Fund. of Chem. for Engineers
Fund. of Chem. for Engineers CHEM 1372
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This 48 page Class Notes was uploaded by Dominic Kling on Saturday September 19, 2015. The Class Notes belongs to CHEM 1372 at University of Houston taught by Shoujun Xu in Fall. Since its upload, it has received 77 views. For similar materials see /class/208149/chem-1372-university-of-houston in Chemistry at University of Houston.
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Date Created: 09/19/15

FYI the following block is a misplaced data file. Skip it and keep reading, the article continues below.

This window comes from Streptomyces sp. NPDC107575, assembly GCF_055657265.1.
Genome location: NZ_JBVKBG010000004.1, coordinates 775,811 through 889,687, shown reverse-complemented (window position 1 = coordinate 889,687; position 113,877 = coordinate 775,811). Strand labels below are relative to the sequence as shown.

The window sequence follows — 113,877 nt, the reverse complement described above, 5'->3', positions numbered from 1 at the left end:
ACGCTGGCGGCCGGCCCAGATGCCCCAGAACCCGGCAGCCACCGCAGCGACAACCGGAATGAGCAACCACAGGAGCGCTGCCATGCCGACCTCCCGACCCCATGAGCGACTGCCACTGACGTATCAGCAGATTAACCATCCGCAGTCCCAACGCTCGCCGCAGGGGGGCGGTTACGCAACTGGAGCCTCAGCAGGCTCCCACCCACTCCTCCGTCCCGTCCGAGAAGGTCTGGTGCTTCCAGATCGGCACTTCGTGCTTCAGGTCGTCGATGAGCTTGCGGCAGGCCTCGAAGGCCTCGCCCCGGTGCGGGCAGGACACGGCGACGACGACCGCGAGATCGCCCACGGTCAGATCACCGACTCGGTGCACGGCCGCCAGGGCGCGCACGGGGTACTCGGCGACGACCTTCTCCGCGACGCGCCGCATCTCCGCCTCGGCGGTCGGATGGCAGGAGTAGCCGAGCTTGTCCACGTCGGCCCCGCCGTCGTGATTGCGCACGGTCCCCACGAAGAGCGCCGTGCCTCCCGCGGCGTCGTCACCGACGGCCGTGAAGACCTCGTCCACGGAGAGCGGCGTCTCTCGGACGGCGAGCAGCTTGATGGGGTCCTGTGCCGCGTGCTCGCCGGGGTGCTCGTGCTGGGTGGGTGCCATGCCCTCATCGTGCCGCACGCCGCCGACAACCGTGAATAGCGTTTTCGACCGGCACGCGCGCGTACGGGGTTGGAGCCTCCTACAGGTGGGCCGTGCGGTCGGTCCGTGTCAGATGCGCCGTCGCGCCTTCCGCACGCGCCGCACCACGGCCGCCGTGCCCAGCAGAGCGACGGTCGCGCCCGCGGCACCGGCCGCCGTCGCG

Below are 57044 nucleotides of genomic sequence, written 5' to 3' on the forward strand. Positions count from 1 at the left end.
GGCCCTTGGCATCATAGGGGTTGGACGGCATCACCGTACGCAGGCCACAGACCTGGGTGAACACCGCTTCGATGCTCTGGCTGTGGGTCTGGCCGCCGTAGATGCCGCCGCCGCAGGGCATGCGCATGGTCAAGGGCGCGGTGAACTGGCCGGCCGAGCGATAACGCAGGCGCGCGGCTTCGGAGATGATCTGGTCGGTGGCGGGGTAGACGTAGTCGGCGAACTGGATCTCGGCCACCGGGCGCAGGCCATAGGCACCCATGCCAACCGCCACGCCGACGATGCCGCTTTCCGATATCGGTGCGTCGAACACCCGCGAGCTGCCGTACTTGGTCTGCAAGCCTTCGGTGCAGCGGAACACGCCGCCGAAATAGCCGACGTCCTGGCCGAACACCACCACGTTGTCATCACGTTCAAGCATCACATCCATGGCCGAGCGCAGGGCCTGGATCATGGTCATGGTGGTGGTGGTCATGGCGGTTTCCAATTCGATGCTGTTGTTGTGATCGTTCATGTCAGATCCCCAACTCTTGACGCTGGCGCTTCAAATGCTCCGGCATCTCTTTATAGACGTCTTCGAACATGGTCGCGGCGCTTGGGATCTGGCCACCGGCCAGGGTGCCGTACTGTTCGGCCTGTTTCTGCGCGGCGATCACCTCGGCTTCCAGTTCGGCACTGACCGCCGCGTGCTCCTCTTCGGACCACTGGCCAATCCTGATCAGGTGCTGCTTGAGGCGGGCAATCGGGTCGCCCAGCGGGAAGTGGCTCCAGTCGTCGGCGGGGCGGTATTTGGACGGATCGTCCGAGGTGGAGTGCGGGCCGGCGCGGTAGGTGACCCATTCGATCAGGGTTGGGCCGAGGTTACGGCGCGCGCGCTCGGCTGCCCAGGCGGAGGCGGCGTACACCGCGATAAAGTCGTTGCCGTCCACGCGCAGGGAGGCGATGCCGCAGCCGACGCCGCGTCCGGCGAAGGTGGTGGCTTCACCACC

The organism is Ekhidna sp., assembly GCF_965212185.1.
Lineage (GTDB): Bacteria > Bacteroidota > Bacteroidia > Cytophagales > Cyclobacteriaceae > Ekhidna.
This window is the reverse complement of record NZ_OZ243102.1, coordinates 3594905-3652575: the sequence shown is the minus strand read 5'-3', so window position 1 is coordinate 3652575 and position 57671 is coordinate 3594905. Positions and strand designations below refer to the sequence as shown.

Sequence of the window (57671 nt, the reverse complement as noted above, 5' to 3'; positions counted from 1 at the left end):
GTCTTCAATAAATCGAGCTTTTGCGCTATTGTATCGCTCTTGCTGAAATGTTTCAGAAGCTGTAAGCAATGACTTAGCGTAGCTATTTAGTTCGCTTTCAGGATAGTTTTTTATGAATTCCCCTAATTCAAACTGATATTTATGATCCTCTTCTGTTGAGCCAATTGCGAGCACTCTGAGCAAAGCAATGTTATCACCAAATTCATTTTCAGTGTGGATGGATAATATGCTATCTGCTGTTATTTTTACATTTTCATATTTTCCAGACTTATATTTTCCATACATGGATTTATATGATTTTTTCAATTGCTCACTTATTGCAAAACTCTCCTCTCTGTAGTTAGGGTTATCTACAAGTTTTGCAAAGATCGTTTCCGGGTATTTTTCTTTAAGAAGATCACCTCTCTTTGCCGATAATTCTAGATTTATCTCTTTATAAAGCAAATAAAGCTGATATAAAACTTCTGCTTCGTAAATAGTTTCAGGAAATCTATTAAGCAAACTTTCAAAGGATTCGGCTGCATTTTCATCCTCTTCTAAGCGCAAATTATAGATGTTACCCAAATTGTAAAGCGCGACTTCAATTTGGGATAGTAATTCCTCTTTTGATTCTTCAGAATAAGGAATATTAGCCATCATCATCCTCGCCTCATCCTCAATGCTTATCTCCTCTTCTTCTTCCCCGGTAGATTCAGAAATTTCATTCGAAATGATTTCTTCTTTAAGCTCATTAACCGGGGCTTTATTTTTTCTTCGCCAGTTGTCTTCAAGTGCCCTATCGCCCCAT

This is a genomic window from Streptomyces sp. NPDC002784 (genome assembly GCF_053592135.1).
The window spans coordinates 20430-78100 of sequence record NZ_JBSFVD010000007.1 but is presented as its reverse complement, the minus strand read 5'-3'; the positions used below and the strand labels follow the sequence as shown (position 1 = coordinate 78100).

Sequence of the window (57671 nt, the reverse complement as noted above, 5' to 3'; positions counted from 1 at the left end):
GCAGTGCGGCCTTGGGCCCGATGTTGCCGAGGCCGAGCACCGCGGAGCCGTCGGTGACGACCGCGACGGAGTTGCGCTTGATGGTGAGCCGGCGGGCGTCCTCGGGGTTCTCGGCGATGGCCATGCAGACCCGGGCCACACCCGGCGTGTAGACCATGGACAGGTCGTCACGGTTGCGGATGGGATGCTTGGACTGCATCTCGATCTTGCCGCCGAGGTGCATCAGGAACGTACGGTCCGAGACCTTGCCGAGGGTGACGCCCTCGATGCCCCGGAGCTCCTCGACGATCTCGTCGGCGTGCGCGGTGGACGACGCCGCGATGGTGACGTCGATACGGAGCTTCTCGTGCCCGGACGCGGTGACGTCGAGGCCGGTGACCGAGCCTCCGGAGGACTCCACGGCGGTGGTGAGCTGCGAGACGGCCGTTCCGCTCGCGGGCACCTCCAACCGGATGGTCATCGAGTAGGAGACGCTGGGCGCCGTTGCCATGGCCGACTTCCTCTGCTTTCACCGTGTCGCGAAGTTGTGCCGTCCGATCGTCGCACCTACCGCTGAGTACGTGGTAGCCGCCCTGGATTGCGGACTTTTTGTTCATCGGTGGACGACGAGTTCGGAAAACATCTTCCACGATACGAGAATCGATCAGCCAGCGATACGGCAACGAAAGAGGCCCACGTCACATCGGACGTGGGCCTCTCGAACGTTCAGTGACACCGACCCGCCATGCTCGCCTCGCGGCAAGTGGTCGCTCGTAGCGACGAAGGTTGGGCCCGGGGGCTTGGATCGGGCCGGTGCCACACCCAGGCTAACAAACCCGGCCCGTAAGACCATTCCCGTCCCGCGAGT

Subatomic Particles Protons and neutrons are located at the center of an atom at the nucleus Electrons are dispersed around the nucleus For neutral atoms of e39 equals to of p Cations atoms loses that number of e39 Anions atoms gains that number of e39 Table 21 Subatomic Particles Approximate Relative Location Particle Symbol Relative Mass Charge in Atom Proton pJr 1 1 Inside nucleus Neutron n 1 0 Inside nucleus Electron e0 0000545 1 Outside nucleus Copyright 2004 Pearson Prentice Hall Inc General Chemistry 4 h edition Hill Petrucci McCreary Perry Isotopes and Average Mass Atoms that have the same number of protons but different numbers of neutrons are called isotopes The atomic number Z is the number of protons in the nucleus of a given atom of a given element The mass number A is an integral number that is the sum of the numbers of protons and neutrons in an atom The number of neutrons A Z Average mass of an element from two isotopes Ave Mass Isotopel X Abundancel Isotope Mass2 X 100 Abundancel General Chemistry 4 h edition Hill Petrucci McCreary Perry Wavelength Frequency amp Energy The relationship between wavelength and frequency clV c 300 X 108 ms in vacuum speed of light Ehv E energy of one photon h Planck s constane General Chemistry 4 h edition Hill Petrucc i McCreary Perry 4 Bohr s Hydrogen Atom Electron energy E was quantized Each speci ed energy value is called an energy level of the atom Er1 Bn2 n is an integer andB 2179 X 10 18 J n l is ground state 1L AE B112 n2 AEhV General Chemistry 4 h edition Hill Petrucc i McCreary Perry Valence Electrons and Core Electrons The valence shell is the outermost occupied principal shell The valence shell contains the valence electrons For main group elements the number of valence shell electrons is the same as the periodic table group number 2A elements two valence electrons etc The period number is the same as the principal quantum number n of the electrons in the valence shell 0 Electrons in inner shells are called core electrons Pammagnetism atoms or ions with unpaired electrons General Chemistry 4 h edition Hill Petrucci McCreary Perry Quantum Numbers The principal quantum number n 0 Determines the energy of the orbital 0 Can have positive integral values from 1 2 The orbital angular momentum quantum number l 0 Determines the shape of the orbital Can have integral values from 0 l 2 n l s p d f The magnetic quantum number ml 0 Determines the orientation of the orbital 0 Can have any integral values from l to l 21l values The electron spin quantum number ms Explains some ne structures in atomic spectrum 0 Can have values ofl2 and l2 Shape of orbitals s pX py pZ and d General Chemistry 4 h edition Hill Petrucci McCreary Perry Naming Binary Compounds Molecular compounds 0 The name consists of two words 0 First word name of the element that appears rst in the formula 0 Second word stem of the name of the second element ending with l39de Names are further modi ed by adding pre xes to denote the numbers of atoms of each element in the molecule Molecular compounds 0 No pre xes for the number of ions Hydrates of ionic compounds 0 The compound name is followed by hydrate Where the blank is a pre x to indicate the number of water molecules General Chemistry 4 h edition Hill Petrucc i McCreary Perry Naming Binary Compounds and Hyd rates N203 dinitrogen trioxide AlCl3 aluminum chloride FeS ironII sul de CaClzo 6HZO calcium chloride hexahydrate General Chemistry 4 h edition Hill Petrucc i McCreary Perry Monatomic Ions Group IA metals form ions of 1 charge Group IIA metals form ions of 2 charge Aluminum a group IIIA metal forms ions With a 3 charge Nonmetal ions of groups V VI and VII usually have charges of 3 2 and 1 respectively Group B metal ions transition metal ions often have more than one possible charge A Roman numeral is used to indicate the actual charge A few transition elements have only one common ion Ag Zn Cd and a Roman numeral is not often used General Chemistry 4 h edition Hill Petrucci McCreary Perry 10 Writing Lewis Structures Skeletal Structures The skeletal structure shows the arrangement of atoms Hydrogen atoms are terminal atoms bonded to only one other atom The central atom of a structure usually has the lowest electronegativity In oxoacids HClO4 HNO3 etc hydrogen atoms are usually bonded to oxygen atoms Molecules and polyatomic ions usually have compact symmetrical structures General Chemistry 4 h edition Hill Petrucci McCreary Perry VSEPR Notation and Strategy In the VSEPR notation used to describe molecular geometries the central atom in a structure is denoted as A terminal atoms as X and the lone pairs of electrons as E Applying the VSEPR method 1 Draw a Lewis structure of the molecule or ion 2 Determine the number of electron groups 3 Identify the electrongroup geometry 4 Identify the molecular geometry General Chemistry 439h edition Hill Petrucci McCreary Perry 11 ElectronGroup Geometries An electron group is a collection of valence electrons locallzed 1n a region around a central atom One electron group A single unpaired electron an unshared pair of valence electrons a bond single double or triple The repulsions among electron groups lead to an or1entatlon of the groups that 1s called the electron group geometry These geometries are based on the number of electron groups 12 Electron Electrongroup groups geometry 2 Linear Trigonal planar 4 Tetrahedral 5 Trigonal bipyramidal 6 Octahedral General Chemistry 4 h edition Hill Petrucci McCreary Perry Hybridization of Atomic Orbitals Table 102 Hybrid Orbitals and Their Geometric Orientation Hybrid Orbitals Geometric Orientation Example sp Linear BeCl2 Sp2 Trigonal planar BF3 sp3 Tetrahedral CH 4 sp3d Trigonal bipyramidal PC15 sp3 d2 Octahedral SF6 Predicting hybridization count the electron groups Expanded valence shell The total number of orbitals does NOT change during hybridization General Chemistry 4 11 edition Hill Petrucci McCreaIy Perry 14 Formal Charge Formal charge is the difference between the number of valence electrons in a free uncombined atom and the number of electrons assigned to that atom When bonded to other atoms in a Lewis structure When formal charges are required they should be as small as possible Negative formal charges should appear on the most electronegative atoms Adjacent atoms in a structure should not carry formal charges of the same sign General Chemistry 4 h edition Hill Petrucci McCreary Perry 15 Resonance Delocalized Bonding When a molecule or ion can be represented by two or more plausible Lewis structures that differ only in the distribution of electrons the true structure is a composite or hybrid of them The different plausible structures are called resonance structures The actual molecule or ion that is a hybrid of the resonance structures is called a resonance hybrid Electrons that are part of the resonance hybrid are spread out over several atoms and are referred to as being delocalized Copyright 2004 Pearson Prentice Hall Inc General Chemistry 4 h edition Hill Petrucci McCreary Perry Formula Mass Moles Atoms Formula mass sum of the masses of the atoms or ions present in a formula unit Mole mol amount of substance that contains as many elementary entities as there are atoms in exactly 12 g of the carbon 1 2 isotope Ayogadro s number N A 6022 X 1023 mol 1 General Chemistry 4 h edition Hill Petrucc i McCreary Perry 16 Balancing Chemical Equations If an element is present in just one compound on each side of the equation try balancing that element rst Balance any reactants or products that eXist as the free element last 0 In some reactions certain groupings of atoms such as polyatomic ions remain unchanged In such cases treat these groupings as a unit At times an equation can be balanced by first using a fractional coefficients The fraction is then cleared by multiplying each coefficient by a common factor General Chemistry 4 h edition Hill Petrucci McCreary Perry 17 Stoichiometric Equivalence and Reaction Stoichiometry A stoichiometric factor or mole ratio is a conversion factor obtained from the stoichiometric coef cients in a chemical equation In the equation COg 2 H2g gt CH3OH1 1 mol CO is chemically equivalent to 2 mol H2 1 mol CO is chemically equivalent to 1 mol CH3OH 2 mol H2 is chemically equivalent to 1 mol CH3OH 1 mol CO 1 mol CO 2 mol H2 2 mol H2 1 mol CH3OH 1 mol CH3OH General Chemistry 4 h edition Hill Petrucci McCreary Perry 19 Outline of Stoichiometry Involving Mass Grams of substance A 1 I X molar mass of A Molarity x Volume 9 Moles of substance A X 11101 B mol A Moles of substance B 9 Moles Vlolarity Volume gtlt molar mass of B Grams of substance B Copyright 2004 Pearson Prentice Hall Inc General Chemistry 4 h edition Hill Petrucci McCreary Perry 20 Limiting Reactant We recognize limiting reactant problems by the fact that amounts of two or more reactants are given One way to solve them is to perform a normal stoichiometric calculation of the amount of product obtained starting With each reactant The reactant that produces the smallest amount of product is the limiting reactant General Chemistry 4 h edition Hill Petrucc i McCreary Perry Yields of Chemical Reactions The theoretical yield of a chemical reaction is the calculated quantity of product in the reaction The actual yield is the amount you actually get When you carry out the reaction Percent yield actual yield theoretical yield X 100 General Chemistry 4 h edition Hill Petrucci McCreary Perry 21 22 Molarity and Dilution moles of solute Molarity liters of solution Mass Mole 69 Volume M X Vconc Mdil X Vdil COllC General Chemistry 4 h edition Hill Petrucc i McCreary Perry 23 The Rate Law amp Method of Initial Rates d A The method of initial rates is a method of establishing the rate law for a reaction nding the values of the exponents in the rate law and the value of k A series of experiments is performed in which the initial concentration of one reactant is varied Concentrations of the other reactants are held constant General Chemistry 4 h edition Hill Petrucci McCreary Perry Summary of Kinetic Data Table 134 A Summary of Kinetic Data for Reactions of the Type A gt products Integrated StraightLine Units Half Order Rate Law Rate Law Plot k of k life 1 0 Rate k A kt A0 A vs I slope M s E A 0693 1 Rate kA In E kt in A vs 2 slope 3 A10 k 2 Rate kA2 1Avst slope M 1 s 1 AL t A10 Copyright 2005 Pearson Prentice Hall Inc General Chemistry 4 h edition Hill Petrucc i McCreary Perry kA0 25 Catalysis A catalyst increases the reaction rate without itself being used up in a chemical reaction In general a catalyst works by changing the mechanism of a chemical reaction Often the catalyst is consumed in one step of the mechanism but is regenerated in another step The pathway of a catalyzed reaction has a lower activation energy than that of an uncatalyzed reaction so more molecules at a fixed temperature have the necessary activation energy The yield does NOT change General Chemistry 4th edition Hill Petrucci McCreary Perry Chemical Equilibrium When a system reaches equilibrium the forward and reverse reactions continue to occur but at equal rates Equilibrium Forward and reverse rates are equal Reaction rate i n I I I t e Time After equilibrium the concentrations of reactants and products remain constant General Chemistry 4 h edition Hill Petrucc i McCreary Perry 27 The Equilibrium Constant Expression For the general reaction aAbB gtgGhH The equilibrium expression is GgH K A Bb General Chemistry 4 h edition Hill Petrucc i McCreary Perry 28 Equilibria Involving Gases and Kp PGgPHh P AMP 13 Kc and Kp are related by Kp Kc RDAWgaS P Angas mol of gaseous products mol of gaseous reactants gh a b The equilibrium constant expression does not include terms for pure solid and liquid phases Example CaCO3s CaOs COzg Kc C02 Kp PCOZ General Chemistry 4 h edition Hill Petrucc i McCreary Perry 29 The Reaction Quotient Q For nonequilibrium conditions the expression having the same form as Kc or K1 is called the reaction quotient Qc or Qp The reaction quotient is not constant for a reaction but is useful for predicting the direction in Which a net change must occur to establish equilibrium To determine the direction of net change we compare the magnitude of Qc to that of Kc Qc lt Kc forward reaction Qc gt Kc reverse reaction Qc Kc equilibrium General Chemistry 4 h edition Hill Petrucci McCreary Perry 30 Le Chatelier s Principle When any change in concentration temperature pressure or volume is imposed on a system at equilibrium the system responds by attaining a new equilibrium condition that minimizes the impact of the imposed change If the concentration of one of the reactants is increased Q is now less than Kc The concentrations of the products increase the equilibrium is shifted to the right If the concentration of one of the products is increased Q is now greater than Kc The concentrations of the reactants increase the equilibrium is shifted to the left General Chemistry 4 h edition Hill Petrucc i McCreary Perry 31 Changing External Pressure or Volume in Gaseous Equilibria When the external pressure is increased or system volume is reduced an equilibrium shifts in the direction producing the smaller number of moles of gas When the external pressure is decreased or the system volume is increased an equilibrium shifts in the direction producing the larger number of moles of gas If there is no change in the number of moles of gas in a reaction changes in external pressure or system volume have no effect on an equilibrium gt Example H2g 12g 2H1 equilibrium is a affected by pressure changes General Chemistry 4 h edition Hill Petrucci McCreary Perry 32 Temperature Changes and Catalysis Raising the temperature of an equilibrium mixture shifts equilibrium in the direction of the endothermic reaction lowering the temperature shifts equilibrium in the direction of the exothermic reaction Consider heat as though it is a product of an exothermic reaction or as a reactant of an endothermic reaction and apply Le Chatelier s principle Adding a catalyst does not affect an equilibrium state A catalyst merely causes equilibrium to be achieved faster General Chemistry 4 h edition Hill Petrucci McCreary Perry First Law of Thermodynamics Energy cannot be created or destroyed AU U nal Jinitial Sign ConventionA U q W q PAV Energy entering a system carries a positive sign heat absorbed by the system endothermic or work done on the system Energy leaving a system carries a negative sign heat given of by the system exothermic or work done by the system General Chemistry 4 h edition Hill Petrucci McCreary Perry 33 34 Properties of Enthalpy Enthalpy is the sum of the internal energy and the pressure Volume product of a system HUPV AH qP Enthalpy is an extensive property so are U G S It depends on how much of the substance is present General Chemistry 4 h edition Hill Petrucc i McCreary Perry 35 Calorimetry Heat Capacity Specific Heat Heat evolved in a reaction is absorbed by the calorimeter and its contents In a calorimeter we measure the temperature change of water or a solution to determine the heat absorbed or evolved by a reaction The heat capacity C of a system is the quantity of heat required to change the temperature of the system by 1 C C qAT units are J C The Speci c heat or speci c heat capacity s is the heat capacity of one gram of a pure substance or homogeneous mixture s Cm qmAD qsmAT General Chemistry 4 h edition Hill Petrucci McCreary Perry 36 Measuring Enthalpy Changes for Chemical Reactions For a reaction carried out in a calorimeter the heat evolved by a reaction is absorbed by the calorimeter and its contents grxn QCalorimeter mass x speci c heat x AT Qwater qbomb heat capacity x AT gealonmeter Qwater Qbomb Possible parameters to calculate equilinrium temperature C or s General Chemistry 4 h edition Hill Petrucc i McCreary Perry 37 Hess s Law of Constant Heat Summation Hess s Law If an equation can be expressed as the sum of two or more other equations the enthalpy change for the desired equation is the sum of the enthalpy changes of the other equations Key 1 Build the desired reaction from given reactions Key 2 Remember multiplying appropriate coef cients Key 3 Pay attention to the signs General Chemistry 4 h edition Hill Petrucci McCreary Perry 38 Entropy and Entropy Change The greater the number of con gurations of the microscopic particles atoms ions molecules among the energy levels in a particular state of a system the greater is the entropy of the system Entropy generally increases when Solids melt to form liquids Solids or liquids vaporize to form gases Solids or liquids dissolve in a solvent to form nonelectrolyte solutions A chemical reaction produces an increase in the number of molecules of gases A substance is heated General Chemistry 4 edition Hill Petrucci McCreary Perry 39 Third Law of Thermodynamics amp Standard Molar Entropies Third Law of Thermodynamics the entropy of a pure perfect crystal can be taken to be zero at 0 K The standard molar entropy S is the entropy of one mole of a substance in its standard state Since entropy increases With temperature standard molar entropies are positive even for elements Entropy change of chemical reactions AS 21210 S products Zvr S reactants General Chemistry 4 h edition Hill Petrucci McCreary Perry Second Law of Thermodynamics amp Free Energy The Second Law of Thermodynamics establishes that all spontaneous processes increase the entropy of the universe system and surroundings The quantity TASuniV change AG For a process at constant temperature and pressure is called the free energy AG AH TAS General Chemistry 4 h edition Hill Petrucci McCreary Perry 40 41 Free Energy and Free Energy Change If AG lt 0 negative a process is spontaneous If AG gt 0 positive a process is nonspontaneous If AG 0 neither the forward nor the reverse process is favored there is no net change and the process is at equilibrium At equilibrium AG 0 Therefore at the equilibrium temperature the free energy change expression becomes AHTAS and ASAHT General Chemistry 4 h edition Hill Petrucci McCreary Perry Standard Free Energy Change AG The standard free energy change AG of a reaction is the free energy change When reactants and products are in their standard states The standard free energy of formation AGfO is the free energy change for the formation of 1 mol of a substance in its standard state from the elements in their standard states AGo 2v AG oproducts Zvr AG oreactants p f f The 4le0 is zero for pure elements in their standard state such as 02 g Hg 1 etc General Chemistry 4 h edition Hill Petrucci McCreary Perry 43 Relationship of AG to the Equilibrium Constant Keq AGO RT In Keq Keq is NOT Kc or Kp Solid and liquid ignore Gas use partial pressure in atm Ions or solution use molar General Chemistry 4 h edition Hill Petrucc i McCreary Perry 44 Important Electrochemical Terms An electrochemical cell consists of two halfcells With the appropriate connections between electrodes and solutions Oxidation a species loses electrons to another species Oxidation occurs at anode the substance is reducing agent Reduction a species gains electrons from another species Reduction occurs at cathode the chemical is oxidizing agent Two halfcells may be joined by a salt bridge that permits migration of ions Without completely mixing the solutions The anode is the electrode at Which oxidation occurs The cathode is the electrode at Which reduction occurs In a voltaic cell a spontaneous redox reaction occurs and rrent is generated General Chemistry 4 h edition Hill Petrucci McCreary Perry 45 Cell Diagrams and Examples The anode is placed on the left side of the diagram The cathode is placed on the right side A single vertical line represents a boundary between phases such as between an electrode and a solution A double vertical line represents a salt bridge or porous barrier separating two halfcells PtS FezaC1 Fe3aCI C aCI C2g PtS General Chemistry 4 h edition Hill Petrucci McCreary Perry 46 Common Cells and Baterries Dly cell Alkaline cells Primary cells i e nonrechargeable 15 V Anode Zn Cathode Graphite Moist paste of NH4C1 ZnClz and MnOz Graphite rod Alkaline is more expensive last longer and E0611 Whale does not drop as rapidly IT i CM39g Leadacid battery H t 3 Secondary cells i e rechargeable Pb node E A set of cells each has 2 V c Anode Pb Cathode PbOZ i Cell reaction Pbs Pb02s 2 Haq 2 H504quotaq H250 2 PbSO4s 2 11201 COW Charging reverse reaction Electrolyte density increases General Chemistry 4 h edition Hill Petrucci McCreary Perry 47 Protecting Iron from Corrosion The simplest defense against corrosion of iron is to coat it with paint or metal to exclude oxygen from the surface How about Al which is more active than Fe No need to protect aluminum because its oxide acts as its coating An entirely different approach is to protect iron With a more active metal Galvanized iron has been coated With zinc The zinc provides an alternative anode reaction the zinc corrodes protect1ng the non In cathodic protection an iron object to be protected is connected to a chunk of an active metal such as Mg General Chemistry 4 h edition Hill Petrucci McCreary Perry KineticMolecular Theory and 48 The Combined Gas Law KMT Provides a model for gases at the microscopic level Molecules are in rapid random motion Movement of gases through threedimensional space is called translational motion Combined Gas Law PV nRT If no mass loss PlVlT1 P22T2 P pressure V volume 11 moles of gas mol R constant T temperature K The value of R depends on the units of P and V General Chemistry 4 h edition Hill Petrucci McCreary Perry